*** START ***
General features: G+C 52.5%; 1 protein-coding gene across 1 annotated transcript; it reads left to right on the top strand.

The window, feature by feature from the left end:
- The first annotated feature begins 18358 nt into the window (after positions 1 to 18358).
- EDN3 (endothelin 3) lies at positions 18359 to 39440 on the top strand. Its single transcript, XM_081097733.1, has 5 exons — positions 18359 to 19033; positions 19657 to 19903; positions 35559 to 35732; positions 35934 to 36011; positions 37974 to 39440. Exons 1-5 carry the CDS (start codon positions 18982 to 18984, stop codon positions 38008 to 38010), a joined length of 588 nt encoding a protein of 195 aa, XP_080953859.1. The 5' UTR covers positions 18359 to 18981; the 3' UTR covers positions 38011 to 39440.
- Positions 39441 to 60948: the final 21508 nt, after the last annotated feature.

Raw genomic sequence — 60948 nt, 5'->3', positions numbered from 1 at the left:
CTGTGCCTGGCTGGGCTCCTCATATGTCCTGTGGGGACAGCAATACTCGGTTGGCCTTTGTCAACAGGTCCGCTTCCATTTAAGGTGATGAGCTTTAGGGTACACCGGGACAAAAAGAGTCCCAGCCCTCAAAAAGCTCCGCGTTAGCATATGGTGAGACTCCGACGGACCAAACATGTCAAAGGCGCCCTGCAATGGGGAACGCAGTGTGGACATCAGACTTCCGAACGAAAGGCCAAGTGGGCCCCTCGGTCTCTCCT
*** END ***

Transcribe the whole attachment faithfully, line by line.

General features: G+C 52.5%; 1 protein-coding gene across 1 annotated transcript; it reads left to right on the top strand.

The window, feature by feature from the left end:
- The first annotated feature begins 18358 nt into the window (after positions 1 to 18358).
- EDN3 (endothelin 3) lies at positions 18359 to 39440 on the top strand. Its single transcript, XM_081097733.1, has 5 exons — positions 18359 to 19033; positions 19657 to 19903; positions 35559 to 35732; positions 35934 to 36011; positions 37974 to 39440. Exons 1-5 carry the CDS (start codon positions 18982 to 18984, stop codon positions 38008 to 38010), a joined length of 588 nt encoding a protein of 195 aa, XP_080953859.1. The 5' UTR covers positions 18359 to 18981; the 3' UTR covers positions 38011 to 39440.
- Positions 39441 to 60948: the final 21508 nt, after the last annotated feature.

Raw genomic sequence — 60948 nt, 5'->3', positions numbered from 1 at the left:
CTGTGCCTGGCTGGGCTCCTCATATGTCCTGTGGGGACAGCAATACTCGGTTGGCCTTTGTCAACAGGTCCGCTTCCATTTAAGGTGATGAGCTTTAGGGTACACCGGGACAAAAAGAGTCCCAGCCCTCAAAAAGCTCCGCGTTAGCATATGGTGAGACTCCGACGGACCAAACATGTCAAAGGCGCCCTGCAATGGGGAACGCAGTGTGGACATCAGACTTCCGAACGAAAGGCCAAGTGGGCCCCTCGGTCTCTCCT